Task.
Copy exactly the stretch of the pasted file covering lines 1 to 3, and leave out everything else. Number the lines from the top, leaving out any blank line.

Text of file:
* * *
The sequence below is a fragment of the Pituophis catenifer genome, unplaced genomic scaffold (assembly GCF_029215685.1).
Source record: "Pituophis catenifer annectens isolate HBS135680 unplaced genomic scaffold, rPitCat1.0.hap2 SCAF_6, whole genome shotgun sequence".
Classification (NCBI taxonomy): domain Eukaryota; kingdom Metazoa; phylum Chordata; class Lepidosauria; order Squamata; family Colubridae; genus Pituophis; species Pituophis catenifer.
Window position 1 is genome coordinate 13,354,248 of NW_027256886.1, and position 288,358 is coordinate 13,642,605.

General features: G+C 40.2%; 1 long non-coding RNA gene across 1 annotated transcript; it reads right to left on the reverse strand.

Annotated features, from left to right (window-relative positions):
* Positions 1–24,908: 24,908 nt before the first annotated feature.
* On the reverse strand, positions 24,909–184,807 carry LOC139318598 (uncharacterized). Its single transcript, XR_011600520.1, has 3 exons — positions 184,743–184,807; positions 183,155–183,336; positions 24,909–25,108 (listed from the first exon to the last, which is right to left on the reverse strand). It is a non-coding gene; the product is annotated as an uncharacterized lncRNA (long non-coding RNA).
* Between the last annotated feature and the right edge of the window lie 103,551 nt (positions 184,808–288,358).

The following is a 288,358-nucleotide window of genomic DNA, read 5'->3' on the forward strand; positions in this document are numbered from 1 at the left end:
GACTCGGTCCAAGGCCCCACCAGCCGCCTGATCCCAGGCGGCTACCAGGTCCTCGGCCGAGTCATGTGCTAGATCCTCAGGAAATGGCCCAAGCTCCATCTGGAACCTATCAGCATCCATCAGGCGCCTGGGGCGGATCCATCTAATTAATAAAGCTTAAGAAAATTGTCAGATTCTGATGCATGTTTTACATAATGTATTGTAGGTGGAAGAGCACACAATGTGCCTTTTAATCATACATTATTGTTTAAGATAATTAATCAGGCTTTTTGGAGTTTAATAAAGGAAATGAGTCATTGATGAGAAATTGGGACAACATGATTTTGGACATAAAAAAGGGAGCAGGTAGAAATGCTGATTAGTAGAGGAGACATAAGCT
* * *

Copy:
The sequence below is a fragment of the Pituophis catenifer genome, unplaced genomic scaffold (assembly GCF_029215685.1).
Source record: "Pituophis catenifer annectens isolate HBS135680 unplaced genomic scaffold, rPitCat1.0.hap2 SCAF_6, whole genome shotgun sequence".
Classification (NCBI taxonomy): domain Eukaryota; kingdom Metazoa; phylum Chordata; class Lepidosauria; order Squamata; family Colubridae; genus Pituophis; species Pituophis catenifer.